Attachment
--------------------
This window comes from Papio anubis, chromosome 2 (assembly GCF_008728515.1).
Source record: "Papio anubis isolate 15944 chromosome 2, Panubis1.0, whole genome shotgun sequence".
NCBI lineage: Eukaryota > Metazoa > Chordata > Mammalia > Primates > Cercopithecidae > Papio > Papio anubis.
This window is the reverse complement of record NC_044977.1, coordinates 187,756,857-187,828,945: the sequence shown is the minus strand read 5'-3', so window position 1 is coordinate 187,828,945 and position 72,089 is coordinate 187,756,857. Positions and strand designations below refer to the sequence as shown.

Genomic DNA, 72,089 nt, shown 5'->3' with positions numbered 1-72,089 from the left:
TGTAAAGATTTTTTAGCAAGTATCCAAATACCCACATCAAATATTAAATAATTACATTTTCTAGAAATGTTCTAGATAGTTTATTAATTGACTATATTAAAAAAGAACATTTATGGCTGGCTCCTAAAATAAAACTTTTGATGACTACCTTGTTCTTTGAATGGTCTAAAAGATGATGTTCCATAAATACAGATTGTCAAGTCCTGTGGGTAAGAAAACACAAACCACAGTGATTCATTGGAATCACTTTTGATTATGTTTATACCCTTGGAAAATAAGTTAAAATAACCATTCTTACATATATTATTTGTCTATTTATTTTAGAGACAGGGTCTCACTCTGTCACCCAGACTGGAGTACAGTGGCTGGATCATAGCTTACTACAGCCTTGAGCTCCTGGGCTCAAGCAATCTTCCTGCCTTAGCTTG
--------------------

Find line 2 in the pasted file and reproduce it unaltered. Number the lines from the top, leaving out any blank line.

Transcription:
Source record: "Papio anubis isolate 15944 chromosome 2, Panubis1.0, whole genome shotgun sequence".